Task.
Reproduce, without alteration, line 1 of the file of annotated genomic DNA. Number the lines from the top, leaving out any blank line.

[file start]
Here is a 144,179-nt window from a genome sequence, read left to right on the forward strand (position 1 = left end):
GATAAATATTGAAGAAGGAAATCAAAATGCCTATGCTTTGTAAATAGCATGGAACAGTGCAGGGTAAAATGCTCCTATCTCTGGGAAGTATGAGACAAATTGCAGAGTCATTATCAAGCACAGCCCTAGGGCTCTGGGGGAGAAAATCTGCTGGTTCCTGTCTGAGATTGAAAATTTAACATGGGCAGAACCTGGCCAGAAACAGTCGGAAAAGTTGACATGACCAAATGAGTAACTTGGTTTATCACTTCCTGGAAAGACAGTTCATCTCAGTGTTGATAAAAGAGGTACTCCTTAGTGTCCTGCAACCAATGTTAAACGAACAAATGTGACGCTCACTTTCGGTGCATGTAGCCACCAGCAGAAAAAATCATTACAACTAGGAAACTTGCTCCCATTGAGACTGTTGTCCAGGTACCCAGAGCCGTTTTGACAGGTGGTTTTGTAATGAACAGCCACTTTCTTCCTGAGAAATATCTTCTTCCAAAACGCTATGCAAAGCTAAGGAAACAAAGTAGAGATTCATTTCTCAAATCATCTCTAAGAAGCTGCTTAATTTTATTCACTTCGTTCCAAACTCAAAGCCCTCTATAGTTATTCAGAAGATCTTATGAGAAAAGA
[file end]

Here is a 144,179-nt window from a genome sequence, read left to right on the forward strand (position 1 = left end):